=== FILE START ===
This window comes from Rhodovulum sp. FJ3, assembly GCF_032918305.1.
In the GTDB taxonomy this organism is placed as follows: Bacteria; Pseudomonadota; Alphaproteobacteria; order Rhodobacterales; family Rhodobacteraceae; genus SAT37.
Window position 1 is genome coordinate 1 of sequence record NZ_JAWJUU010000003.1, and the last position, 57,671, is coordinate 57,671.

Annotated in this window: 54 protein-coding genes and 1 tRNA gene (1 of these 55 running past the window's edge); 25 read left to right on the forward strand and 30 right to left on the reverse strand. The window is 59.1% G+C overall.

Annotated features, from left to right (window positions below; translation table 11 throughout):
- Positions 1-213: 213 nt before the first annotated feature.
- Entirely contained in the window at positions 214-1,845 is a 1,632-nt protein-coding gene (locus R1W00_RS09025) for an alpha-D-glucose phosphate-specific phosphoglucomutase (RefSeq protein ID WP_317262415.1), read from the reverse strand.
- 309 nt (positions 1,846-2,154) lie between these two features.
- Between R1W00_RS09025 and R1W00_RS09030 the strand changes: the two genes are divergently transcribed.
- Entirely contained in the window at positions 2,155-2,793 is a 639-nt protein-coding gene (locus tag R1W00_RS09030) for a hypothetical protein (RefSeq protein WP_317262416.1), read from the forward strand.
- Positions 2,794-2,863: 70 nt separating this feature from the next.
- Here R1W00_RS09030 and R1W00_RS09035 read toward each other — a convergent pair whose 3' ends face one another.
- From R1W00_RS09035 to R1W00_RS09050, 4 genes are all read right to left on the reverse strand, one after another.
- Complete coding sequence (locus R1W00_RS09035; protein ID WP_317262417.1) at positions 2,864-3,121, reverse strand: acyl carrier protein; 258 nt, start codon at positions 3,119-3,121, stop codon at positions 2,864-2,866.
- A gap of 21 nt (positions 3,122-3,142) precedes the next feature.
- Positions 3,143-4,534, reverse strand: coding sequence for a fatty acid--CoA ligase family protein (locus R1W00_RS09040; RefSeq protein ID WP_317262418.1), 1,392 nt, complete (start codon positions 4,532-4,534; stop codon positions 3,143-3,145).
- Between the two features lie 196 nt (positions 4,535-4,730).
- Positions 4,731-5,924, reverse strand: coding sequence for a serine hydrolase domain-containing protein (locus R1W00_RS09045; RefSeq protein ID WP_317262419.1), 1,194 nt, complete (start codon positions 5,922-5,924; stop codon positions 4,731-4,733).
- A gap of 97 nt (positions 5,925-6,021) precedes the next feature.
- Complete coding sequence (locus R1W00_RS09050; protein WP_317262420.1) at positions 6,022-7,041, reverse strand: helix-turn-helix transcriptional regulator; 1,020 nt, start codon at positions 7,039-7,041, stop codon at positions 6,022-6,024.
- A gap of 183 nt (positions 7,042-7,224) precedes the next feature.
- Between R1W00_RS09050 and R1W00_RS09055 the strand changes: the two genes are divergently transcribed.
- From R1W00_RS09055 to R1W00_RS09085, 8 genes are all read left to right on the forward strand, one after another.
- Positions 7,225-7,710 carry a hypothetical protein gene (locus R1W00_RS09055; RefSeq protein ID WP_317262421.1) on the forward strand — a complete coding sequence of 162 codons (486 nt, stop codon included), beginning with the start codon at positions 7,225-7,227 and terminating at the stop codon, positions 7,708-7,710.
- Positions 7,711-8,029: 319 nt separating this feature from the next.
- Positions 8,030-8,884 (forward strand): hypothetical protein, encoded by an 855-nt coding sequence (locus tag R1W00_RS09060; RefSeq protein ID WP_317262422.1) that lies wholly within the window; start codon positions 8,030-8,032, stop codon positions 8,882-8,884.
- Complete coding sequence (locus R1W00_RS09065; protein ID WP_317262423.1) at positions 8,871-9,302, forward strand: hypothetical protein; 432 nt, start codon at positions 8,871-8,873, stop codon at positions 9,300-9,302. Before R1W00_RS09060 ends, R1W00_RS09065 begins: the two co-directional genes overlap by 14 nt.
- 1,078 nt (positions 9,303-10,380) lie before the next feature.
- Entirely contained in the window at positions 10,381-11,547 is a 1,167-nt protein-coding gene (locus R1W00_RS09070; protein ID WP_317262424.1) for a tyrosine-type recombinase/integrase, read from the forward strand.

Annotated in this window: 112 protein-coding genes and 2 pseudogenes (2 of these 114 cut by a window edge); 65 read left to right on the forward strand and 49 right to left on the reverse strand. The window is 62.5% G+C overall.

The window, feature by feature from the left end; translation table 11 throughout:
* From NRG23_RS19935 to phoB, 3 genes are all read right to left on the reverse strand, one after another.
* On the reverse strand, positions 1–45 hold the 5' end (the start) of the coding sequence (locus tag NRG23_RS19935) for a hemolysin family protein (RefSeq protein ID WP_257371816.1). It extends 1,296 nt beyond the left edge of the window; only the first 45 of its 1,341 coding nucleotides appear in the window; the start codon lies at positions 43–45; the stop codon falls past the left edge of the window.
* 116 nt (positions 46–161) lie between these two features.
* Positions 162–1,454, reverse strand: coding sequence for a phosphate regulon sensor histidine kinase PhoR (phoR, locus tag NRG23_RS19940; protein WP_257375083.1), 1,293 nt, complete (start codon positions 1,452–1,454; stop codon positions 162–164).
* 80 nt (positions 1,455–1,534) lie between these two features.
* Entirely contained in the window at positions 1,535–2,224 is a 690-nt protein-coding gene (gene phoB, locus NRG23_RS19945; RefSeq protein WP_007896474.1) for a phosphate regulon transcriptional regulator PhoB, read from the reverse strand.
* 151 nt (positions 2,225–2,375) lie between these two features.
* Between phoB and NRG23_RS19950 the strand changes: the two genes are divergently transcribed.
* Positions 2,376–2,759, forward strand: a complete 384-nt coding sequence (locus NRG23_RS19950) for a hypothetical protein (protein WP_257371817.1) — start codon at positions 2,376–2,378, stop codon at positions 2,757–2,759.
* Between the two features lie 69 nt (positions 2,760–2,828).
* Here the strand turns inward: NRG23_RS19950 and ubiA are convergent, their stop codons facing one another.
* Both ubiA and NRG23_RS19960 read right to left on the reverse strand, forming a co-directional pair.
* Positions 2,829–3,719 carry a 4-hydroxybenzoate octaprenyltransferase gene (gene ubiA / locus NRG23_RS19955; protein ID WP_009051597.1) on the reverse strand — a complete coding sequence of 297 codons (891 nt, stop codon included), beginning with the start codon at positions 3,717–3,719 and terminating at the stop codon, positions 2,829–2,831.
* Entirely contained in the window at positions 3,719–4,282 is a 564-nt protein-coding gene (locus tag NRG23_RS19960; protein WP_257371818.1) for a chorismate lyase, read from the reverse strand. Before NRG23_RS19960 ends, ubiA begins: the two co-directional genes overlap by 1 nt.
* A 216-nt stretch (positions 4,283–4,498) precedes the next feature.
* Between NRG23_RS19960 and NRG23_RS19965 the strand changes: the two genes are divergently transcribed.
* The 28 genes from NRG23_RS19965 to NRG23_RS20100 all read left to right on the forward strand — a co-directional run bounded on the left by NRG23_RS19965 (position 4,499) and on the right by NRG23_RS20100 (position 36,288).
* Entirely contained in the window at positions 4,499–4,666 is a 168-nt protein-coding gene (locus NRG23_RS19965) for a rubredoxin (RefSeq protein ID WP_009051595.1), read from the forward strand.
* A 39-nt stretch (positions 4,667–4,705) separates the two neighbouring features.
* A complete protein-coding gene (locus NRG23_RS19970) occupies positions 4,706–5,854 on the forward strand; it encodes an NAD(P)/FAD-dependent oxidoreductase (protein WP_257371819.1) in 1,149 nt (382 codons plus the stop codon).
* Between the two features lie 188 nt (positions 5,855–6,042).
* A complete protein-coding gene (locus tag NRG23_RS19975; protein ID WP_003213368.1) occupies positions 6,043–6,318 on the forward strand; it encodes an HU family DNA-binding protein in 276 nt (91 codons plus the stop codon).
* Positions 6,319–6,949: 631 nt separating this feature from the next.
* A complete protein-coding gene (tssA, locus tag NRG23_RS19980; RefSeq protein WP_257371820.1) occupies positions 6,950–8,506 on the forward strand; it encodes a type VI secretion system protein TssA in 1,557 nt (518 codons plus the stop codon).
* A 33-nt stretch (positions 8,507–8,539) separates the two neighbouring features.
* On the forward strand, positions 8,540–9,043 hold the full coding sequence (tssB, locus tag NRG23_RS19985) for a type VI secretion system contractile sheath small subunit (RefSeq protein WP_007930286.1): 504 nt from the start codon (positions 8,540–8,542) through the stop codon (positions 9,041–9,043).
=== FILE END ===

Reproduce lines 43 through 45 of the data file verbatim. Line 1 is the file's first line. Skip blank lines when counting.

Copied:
* Both ubiA and NRG23_RS19960 read right to left on the reverse strand, forming a co-directional pair.
* Positions 2,829–3,719 carry a 4-hydroxybenzoate octaprenyltransferase gene (gene ubiA / locus NRG23_RS19955; protein ID WP_009051597.1) on the reverse strand — a complete coding sequence of 297 codons (891 nt, stop codon included), beginning with the start codon at positions 3,717–3,719 and terminating at the stop codon, positions 2,829–2,831.
* Entirely contained in the window at positions 3,719–4,282 is a 564-nt protein-coding gene (locus tag NRG23_RS19960; protein WP_257371818.1) for a chorismate lyase, read from the reverse strand. Before NRG23_RS19960 ends, ubiA begins: the two co-directional genes overlap by 1 nt.